CalPERS Succeeds In Getting Appeal Of SB Bankruptcy Ruling Certified

(December 18)  LOS ANGELES—The California Public Employees Retirement System will get another bite at the apple in trying to establish that U.S. Bankruptcy Judge Meredith Jury erred when she ruled four months ago that the city of San Bernardino qualified for bankruptcy protection.
After years of staving off financial challenges, San Bernardino filed a Chapter 9 bankruptcy petition in August 2012. In its filing, the county seat asserted it had $180 million in ongoing unfunded liabilities and a $49 million annual operating deficit. Shortly thereafter, the state’s public employees retirement system, known by its acronym CalPERS, contested the city’s filing, maintaining San Bernardino has hundreds of millions of dollars worth of assets it could liquidate to make good on its responsibility to its creditors.
CalPERS is San Bernardino’s largest creditor. The city currently has a $25 million annual obligation to the retirement system and it withheld more than $14 million in pension fund payments from July 2012 until July of this year. The city wants to continue to make partial payments until such time as it gets back on its feet financially. Even more alarming to CalPERS is the perception that the city is looking down the road at a longer-term solution that would include renegotiating the amount of its commitment to the retirement system, one that would indeed set a precedent in California of reducing the pensions of retired or soon-to-retire city employees.
In addition to opposing San Bernardino’s bankruptcy petition outright, CalPERS has asserted that the pension fund system has a special status among the city’s creditors and that it should go to the front of the line when the city begins to pay those to whom it is in arrears. Jury did not accept that, ruling that CalPERS has no greater or lesser standing than the scores of other entities the city owes money to.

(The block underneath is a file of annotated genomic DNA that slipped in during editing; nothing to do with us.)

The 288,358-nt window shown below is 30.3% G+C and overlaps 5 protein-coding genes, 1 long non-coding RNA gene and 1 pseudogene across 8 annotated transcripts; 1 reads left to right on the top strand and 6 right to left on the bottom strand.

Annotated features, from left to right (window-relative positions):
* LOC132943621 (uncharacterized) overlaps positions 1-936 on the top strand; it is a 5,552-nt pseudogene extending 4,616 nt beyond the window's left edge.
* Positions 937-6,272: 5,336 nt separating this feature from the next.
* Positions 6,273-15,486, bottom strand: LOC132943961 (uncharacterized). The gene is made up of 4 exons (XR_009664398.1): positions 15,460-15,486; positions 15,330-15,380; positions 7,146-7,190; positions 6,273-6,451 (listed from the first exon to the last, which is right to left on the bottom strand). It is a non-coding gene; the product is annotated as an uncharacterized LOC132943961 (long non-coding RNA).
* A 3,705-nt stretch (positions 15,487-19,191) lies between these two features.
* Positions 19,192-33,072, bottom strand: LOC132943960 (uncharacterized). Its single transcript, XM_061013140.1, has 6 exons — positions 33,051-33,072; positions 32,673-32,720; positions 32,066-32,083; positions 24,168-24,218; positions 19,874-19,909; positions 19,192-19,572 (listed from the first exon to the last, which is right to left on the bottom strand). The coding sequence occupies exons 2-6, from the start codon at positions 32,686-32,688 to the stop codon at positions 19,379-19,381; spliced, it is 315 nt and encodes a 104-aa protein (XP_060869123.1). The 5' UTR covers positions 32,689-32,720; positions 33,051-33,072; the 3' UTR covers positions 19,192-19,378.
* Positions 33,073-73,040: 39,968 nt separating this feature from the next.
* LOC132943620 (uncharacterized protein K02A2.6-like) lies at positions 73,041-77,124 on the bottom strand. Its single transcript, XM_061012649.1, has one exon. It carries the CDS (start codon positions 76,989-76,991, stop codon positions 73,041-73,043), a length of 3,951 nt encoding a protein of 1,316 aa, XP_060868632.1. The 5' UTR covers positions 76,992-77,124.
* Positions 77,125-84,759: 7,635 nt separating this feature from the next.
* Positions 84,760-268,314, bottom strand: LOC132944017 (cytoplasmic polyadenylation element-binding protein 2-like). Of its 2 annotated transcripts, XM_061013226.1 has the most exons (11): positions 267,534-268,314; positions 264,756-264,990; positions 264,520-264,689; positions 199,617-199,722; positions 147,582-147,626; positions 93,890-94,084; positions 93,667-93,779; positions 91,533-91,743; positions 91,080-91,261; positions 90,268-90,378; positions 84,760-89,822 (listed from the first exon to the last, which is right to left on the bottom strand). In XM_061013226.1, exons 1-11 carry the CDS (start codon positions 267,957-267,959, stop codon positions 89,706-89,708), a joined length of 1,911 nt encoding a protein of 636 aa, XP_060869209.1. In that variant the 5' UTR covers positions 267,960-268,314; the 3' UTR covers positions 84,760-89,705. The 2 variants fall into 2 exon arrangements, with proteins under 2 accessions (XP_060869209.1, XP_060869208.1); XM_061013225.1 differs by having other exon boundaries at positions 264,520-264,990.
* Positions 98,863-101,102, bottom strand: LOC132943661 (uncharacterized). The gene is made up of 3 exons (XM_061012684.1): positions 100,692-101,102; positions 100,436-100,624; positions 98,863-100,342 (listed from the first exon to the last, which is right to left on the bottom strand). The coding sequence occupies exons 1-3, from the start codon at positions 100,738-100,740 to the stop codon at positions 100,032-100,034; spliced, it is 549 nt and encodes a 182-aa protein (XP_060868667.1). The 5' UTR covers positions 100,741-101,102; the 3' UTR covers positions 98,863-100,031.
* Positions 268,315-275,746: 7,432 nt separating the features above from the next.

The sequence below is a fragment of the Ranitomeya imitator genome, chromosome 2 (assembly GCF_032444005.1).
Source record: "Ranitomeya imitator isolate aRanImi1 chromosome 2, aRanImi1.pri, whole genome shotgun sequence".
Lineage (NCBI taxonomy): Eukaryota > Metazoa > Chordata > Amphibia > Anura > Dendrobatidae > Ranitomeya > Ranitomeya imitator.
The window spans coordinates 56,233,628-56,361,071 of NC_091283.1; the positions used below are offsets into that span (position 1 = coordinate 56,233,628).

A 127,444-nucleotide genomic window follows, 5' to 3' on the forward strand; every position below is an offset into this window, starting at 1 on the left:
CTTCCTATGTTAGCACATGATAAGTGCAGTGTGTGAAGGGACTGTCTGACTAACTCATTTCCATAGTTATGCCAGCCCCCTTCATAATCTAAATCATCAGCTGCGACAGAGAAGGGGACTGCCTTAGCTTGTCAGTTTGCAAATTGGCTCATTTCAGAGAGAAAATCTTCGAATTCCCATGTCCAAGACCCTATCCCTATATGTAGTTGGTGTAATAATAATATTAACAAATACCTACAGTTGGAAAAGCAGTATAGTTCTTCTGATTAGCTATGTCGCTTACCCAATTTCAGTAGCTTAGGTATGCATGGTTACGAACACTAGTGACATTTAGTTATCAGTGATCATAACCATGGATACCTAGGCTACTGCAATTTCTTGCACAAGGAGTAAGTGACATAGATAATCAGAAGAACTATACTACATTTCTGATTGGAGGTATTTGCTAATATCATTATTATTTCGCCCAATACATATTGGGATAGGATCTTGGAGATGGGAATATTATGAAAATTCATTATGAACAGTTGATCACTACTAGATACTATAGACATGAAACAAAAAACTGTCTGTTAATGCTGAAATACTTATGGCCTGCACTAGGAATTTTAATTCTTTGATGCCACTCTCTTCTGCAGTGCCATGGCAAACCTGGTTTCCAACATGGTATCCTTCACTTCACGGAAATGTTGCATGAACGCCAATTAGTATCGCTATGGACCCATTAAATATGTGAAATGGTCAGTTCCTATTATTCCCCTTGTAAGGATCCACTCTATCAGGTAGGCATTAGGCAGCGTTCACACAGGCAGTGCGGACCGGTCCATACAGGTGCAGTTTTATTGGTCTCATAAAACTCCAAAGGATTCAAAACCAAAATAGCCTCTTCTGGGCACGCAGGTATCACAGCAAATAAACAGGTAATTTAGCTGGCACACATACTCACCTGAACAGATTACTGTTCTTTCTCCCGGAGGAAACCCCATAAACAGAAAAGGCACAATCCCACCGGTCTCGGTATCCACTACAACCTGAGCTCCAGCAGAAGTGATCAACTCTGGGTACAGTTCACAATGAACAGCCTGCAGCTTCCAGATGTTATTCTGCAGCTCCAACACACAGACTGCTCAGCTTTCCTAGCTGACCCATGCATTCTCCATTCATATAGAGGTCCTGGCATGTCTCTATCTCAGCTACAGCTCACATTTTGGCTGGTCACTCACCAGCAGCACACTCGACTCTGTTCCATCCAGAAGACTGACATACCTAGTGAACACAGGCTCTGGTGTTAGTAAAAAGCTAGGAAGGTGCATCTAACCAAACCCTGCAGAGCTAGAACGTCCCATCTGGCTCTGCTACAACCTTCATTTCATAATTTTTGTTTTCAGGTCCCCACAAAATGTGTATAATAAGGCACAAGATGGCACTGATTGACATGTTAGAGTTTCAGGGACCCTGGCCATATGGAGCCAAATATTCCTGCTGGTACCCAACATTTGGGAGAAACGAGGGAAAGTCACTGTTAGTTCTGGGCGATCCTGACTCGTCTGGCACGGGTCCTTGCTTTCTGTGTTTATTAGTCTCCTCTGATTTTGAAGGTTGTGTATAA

Moreover, Jury has consistently ruled that San Bernardino is as insolvent as it claims. In August, she ruled that the city’s bankruptcy should be granted pursuant to a pendency plan by which the city continues to pay its employees and other expenses critical to its day-to-day operations but services its other debts on the basis of the limited financial means available to it.
CalPERS wants out of Jury’s courtroom and previously pressed for leave to appeal the matter to another judge, a request Jury denied.
CalPERS took a writ to U.S. District Court in Los Angeles, where Judge Dolly Gee granted the pension fund’s request to appeal Jury’s findings directly to the 9th Circuit Court of Appeals.
Gee’s decision merely gives the California Public Employees’ Retirement System permission to request that the 9th Circuit here the case. The 9th Circuit can turn down the appeal request or agree to hear arguments that Judge Jury was wrong in allowing the city to envelope itself in the blanket of bankruptcy protection.
Jury had been reluctant to allow CalPERS to pursue the appeal because she was hopeful that ongoing mediation sessions involving the city and its creditors before one of her colleagues, U.S Bankruptcy Judge Gregg Zive, were making considerable progress and she was concerned the appeal would divert both the city and the pension fund’s focus to non- productive issues.
As it stands, the Zive-led efforts to reach an accommodation will continue while the 9th Circuit considers whether to hear the appeal.
That appeal and the mediation come in the midst of a profound examination of a basic public financial and policy issue, i.e., the question of whether public pension obligations are to be held as sacrosanct, no matter how generous or reasonable individual pensions are, or whether troubled municipalities can skip out on their commitments to continuously fund the retirement accounts of  their current and past employees.
San Bernardino is at the forefront of that issue, having sought to have its pension fund obligations categorized as indistinguishable from its responsibilities to its other creditors.
In the cases of two other cities in California that have sought bankruptcy protection, Stockton and Vallejo, those cities have chosen to stay current on their obligations to CalPERS.
Seven–ninths of the way across the continent, in Detroit, the Motor City had its bankruptcy petition granted on December 3 as a consequence of having run up a monster debt so humongous it could only be estimated – at an unfathomable $18 billion. The U.S. Bankruptcy Judge  hearing that case, Steven Rhodes, threw public employee unions and pension funds into paroxysms when he  ruled that Detroit is not only eligible for bankruptcy but can also cut pension benefits as part of its strategy to map its way out of the financial abyss it has found itself in. Pensions, just like any other contracts, can be altered, given the exigency of bankruptcy, Rhodes ruled.
Rhodes’ ruling provides a precedent that outfits San Bernardino with more leverage in its match with CalPERS, providing the city with the potential option of abrogating a contract that CalPERS and the city’s municipal employee’s unions considered absolutely ironclad.
Like that of Jury, Rhodes’ ruling is now the target of an appeal request.

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